Chris blinked sleepily up at the clouds, shielding his eyes with one hand from the bright rays of the afternoon sun. He loved this; he felt like the only person in the world when he was out on the water alone. It was a beautiful, warm day, with the sun beating down on him, and the only sound the gentle slap of the waves against the side of the boat.
Technically he was fishing; he had gone as far as baiting a line and dropping it over the side. The pole was propped up next to him, close enough that he could grab it if he got a bite. But no one ever questioned why he came home empty-handed, and he preferred to use the time to relax and do nothing more strenuous than keep himself out of the path of larger boats.
He loved the sea; growing up on a small island meant it was his home as much as the rocky land, and he got restless if he didn't get a chance to climb in his little boat a few times a week. Of course, he got on a boat every day, boarding the ferry for the mainland to get to work. But it wasn't the same thing, no matter how fond he was of the lumbering masses that plowed their way back and forth over the narrow channel.
Chris frowned. It wasn't that his job was so terrible, but it wasn't what he wanted to be doing. He lolled his head back against the seat of the boat and allowed his thoughts to wander, a vivid fantasy of playing his guitar in front of a cheering crowd coming to the forefront, as always.
He heard music everywhere he went, in the rush of the sea, in the call of the birds, and all he wanted to do was to play some of that music. For someone. Anyone.
But right now he was a waiter. It wasn't a bad job; he worked at one of the nice places downtown and made decent tips. And since he worked an evening shift, he didn't have to haul himself out of bed at the crack of dawn like most people he knew. It gave him time to get out on the water and just drift and dream.
He would close his eyes and listen to the sounds of the water around him, and imagine that he could hear that one perfect voice, the one that would open his songs up, and make them speak to the whole world.
The water was deep and dark, cold and biting. Tangled seaweed rose up like grasping fingers, a dark forest on the ocean floor where someone could get lost if he wasn't careful.
The light was dim at this depth, filtering down murkily from above, but enough to catch the shimmer of fins as a solitary fish swam by. It darted playfully between the fronds, deeper and deeper into the seaweed forest, to where the sun never penetrated. The fish nosed happily at the strands, sucking up the algae that clung there, and never saw the shadow that passed behind it.
Its tail flashed silver between the fronds and then it was gone.
Ren laughed to himself as he tore away at the tough scales, his razor sharp teeth piercing the thick skin with ease. The juicy flesh hit his tongue and he smiled around his mouthful, slurping meat away from the bones and tossing them aside when he was done.
The remains sank, forgotten, to the ocean floor.
Ren pushed his way out of the seaweed, his dark, tangled hair indistinguishable from the plant life around him. His pale skin gleamed a faint blue, shimmering like the sea. He peered out into the open sea, large dark eyes unblinking as he sought signs of life.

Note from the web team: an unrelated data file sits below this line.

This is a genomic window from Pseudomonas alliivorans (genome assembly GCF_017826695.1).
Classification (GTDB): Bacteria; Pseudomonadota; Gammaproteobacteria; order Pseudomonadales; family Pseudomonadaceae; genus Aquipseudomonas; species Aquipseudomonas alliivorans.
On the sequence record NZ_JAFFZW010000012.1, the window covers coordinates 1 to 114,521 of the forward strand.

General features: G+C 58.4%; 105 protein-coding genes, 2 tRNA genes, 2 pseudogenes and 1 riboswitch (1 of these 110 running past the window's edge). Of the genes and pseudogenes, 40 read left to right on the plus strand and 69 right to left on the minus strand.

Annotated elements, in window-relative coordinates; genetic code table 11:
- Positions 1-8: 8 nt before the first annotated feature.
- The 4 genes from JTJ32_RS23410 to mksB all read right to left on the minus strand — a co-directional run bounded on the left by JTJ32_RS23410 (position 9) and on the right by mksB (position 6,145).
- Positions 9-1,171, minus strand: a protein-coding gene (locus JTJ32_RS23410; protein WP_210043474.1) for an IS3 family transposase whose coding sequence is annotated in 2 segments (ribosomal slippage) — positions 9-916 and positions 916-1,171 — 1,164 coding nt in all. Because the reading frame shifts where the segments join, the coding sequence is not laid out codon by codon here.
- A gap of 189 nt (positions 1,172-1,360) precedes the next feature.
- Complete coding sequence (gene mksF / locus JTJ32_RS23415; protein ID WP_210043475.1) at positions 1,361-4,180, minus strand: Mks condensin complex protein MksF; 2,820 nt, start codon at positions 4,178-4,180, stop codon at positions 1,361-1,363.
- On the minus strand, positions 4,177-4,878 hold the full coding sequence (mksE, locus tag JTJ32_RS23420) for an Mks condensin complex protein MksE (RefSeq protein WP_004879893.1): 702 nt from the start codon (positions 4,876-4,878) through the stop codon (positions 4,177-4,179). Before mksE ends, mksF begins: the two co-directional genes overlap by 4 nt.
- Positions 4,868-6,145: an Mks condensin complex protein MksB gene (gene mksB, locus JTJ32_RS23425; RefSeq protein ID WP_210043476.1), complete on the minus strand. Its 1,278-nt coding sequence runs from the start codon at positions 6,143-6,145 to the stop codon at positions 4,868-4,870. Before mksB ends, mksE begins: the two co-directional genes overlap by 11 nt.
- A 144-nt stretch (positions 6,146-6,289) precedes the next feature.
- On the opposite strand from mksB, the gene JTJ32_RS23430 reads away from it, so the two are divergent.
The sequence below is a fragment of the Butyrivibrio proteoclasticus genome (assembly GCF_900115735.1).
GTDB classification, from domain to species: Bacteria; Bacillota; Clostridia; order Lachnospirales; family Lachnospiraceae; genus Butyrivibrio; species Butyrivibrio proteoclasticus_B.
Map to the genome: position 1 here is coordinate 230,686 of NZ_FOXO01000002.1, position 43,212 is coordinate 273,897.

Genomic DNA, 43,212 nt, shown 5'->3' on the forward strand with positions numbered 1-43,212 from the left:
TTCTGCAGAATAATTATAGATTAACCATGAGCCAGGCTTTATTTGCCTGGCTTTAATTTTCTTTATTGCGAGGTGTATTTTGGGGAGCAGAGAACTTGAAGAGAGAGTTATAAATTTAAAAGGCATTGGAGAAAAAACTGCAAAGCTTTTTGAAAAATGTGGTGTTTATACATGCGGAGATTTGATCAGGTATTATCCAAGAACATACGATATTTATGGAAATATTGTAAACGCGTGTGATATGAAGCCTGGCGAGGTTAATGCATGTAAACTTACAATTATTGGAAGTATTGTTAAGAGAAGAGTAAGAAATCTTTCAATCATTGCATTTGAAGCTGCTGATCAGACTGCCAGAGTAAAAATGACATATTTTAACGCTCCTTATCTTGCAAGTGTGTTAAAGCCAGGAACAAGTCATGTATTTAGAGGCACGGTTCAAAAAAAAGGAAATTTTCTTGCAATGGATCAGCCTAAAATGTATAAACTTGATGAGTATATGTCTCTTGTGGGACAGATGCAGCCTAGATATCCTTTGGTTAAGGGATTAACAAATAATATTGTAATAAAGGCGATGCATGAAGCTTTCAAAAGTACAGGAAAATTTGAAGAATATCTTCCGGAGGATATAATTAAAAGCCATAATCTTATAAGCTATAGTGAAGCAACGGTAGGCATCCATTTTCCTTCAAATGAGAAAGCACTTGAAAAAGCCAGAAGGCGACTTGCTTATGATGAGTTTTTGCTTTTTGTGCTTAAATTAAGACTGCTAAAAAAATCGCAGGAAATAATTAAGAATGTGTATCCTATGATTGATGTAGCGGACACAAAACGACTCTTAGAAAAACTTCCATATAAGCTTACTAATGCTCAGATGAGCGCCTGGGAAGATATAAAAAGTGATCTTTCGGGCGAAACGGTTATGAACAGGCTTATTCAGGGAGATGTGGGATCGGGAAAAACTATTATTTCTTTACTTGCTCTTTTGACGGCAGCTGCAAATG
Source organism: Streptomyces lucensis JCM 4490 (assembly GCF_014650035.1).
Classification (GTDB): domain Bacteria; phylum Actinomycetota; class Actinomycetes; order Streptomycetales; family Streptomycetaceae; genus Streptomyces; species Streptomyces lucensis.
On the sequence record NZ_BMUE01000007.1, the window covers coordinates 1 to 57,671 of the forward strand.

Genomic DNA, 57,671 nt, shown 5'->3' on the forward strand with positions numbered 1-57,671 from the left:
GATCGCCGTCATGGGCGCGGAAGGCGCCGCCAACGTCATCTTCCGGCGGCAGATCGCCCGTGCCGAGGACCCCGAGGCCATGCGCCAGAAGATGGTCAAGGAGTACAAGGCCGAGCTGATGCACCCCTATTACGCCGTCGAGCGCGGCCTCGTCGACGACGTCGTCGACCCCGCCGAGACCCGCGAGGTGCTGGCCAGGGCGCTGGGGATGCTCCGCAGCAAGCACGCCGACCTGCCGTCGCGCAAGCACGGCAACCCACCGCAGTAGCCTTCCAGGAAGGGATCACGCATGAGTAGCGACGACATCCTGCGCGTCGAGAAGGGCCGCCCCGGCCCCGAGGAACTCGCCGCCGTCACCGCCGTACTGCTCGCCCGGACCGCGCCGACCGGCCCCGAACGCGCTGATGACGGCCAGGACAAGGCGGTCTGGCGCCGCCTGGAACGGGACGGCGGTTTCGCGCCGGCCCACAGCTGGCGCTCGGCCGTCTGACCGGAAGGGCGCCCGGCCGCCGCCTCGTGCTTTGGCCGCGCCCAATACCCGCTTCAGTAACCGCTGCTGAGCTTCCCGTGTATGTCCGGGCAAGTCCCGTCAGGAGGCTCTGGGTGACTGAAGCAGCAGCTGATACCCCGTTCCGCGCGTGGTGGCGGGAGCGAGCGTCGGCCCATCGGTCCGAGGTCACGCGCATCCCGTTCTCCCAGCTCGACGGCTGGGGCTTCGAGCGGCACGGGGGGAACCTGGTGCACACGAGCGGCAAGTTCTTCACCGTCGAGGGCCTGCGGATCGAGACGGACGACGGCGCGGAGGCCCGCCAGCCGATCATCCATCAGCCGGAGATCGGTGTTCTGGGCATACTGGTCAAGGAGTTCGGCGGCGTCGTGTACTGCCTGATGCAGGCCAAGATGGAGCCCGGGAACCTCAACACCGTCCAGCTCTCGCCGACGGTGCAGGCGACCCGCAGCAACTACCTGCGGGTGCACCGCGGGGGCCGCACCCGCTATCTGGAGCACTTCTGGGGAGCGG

But the ocean floor was quiet, the rocky bottom beneath him undisturbed by passing swimmers. The sea floor behind him was scattered with the remains of his meals, the rotting heads of fish drawing in small schools, nibbling away at his leftovers. But nothing substantial was in sight, nothing to challenge his dominion there.
He drifted out into the open, flicking his tail to free it from the clasping strands of seaweed. They clung to him, thick and slippery, and it was a minute's work to get himself free.
The moment he was out of the shadow of his submarine forest he turned his eyes upward, seeking movement above the water. Nothing stirred, the faint light that filtered down the only thing that met his eyes.
Sometimes Ren would see the seals that frolicked on the surface, cresting above the waves. They only came to his depth to pursue a fish, and when their eyes caught his they would turn and flee, a startled yelp bursting forth the moment their snouts met air.
Ren stayed at the bottom, merely watching their sport.
He floated on his back, his eyes moving restlessly, straining to make out something of the world above the water. He hated the seals, snarling at them whenever they came close. Why was it that they got to stay at the surface, their heads rising above the water, able to see the world beyond the sea?
Ren sank back, his skin brushing the rocky bottom. He had never been to the surface, although he liked the shallows best. He liked the light, the warmth of the water as he got closer and closer to land. He wondered what it was like for the seals up there, surrounded by that light, that warmth. He wondered what they saw when they lifted their sleek heads above the water.
Chris yawned, rolling to his side and nearly slipping off the narrow bench he lay on.
"Shit," he murmured, shaking his head and sitting up, glancing at the sun dipping towards the western horizon. "Shit," he said again, fumbling in his pocket for his phone to check the time.
It was nearly five; he had slept the afternoon away, lulled by the steady rocking of his little boat.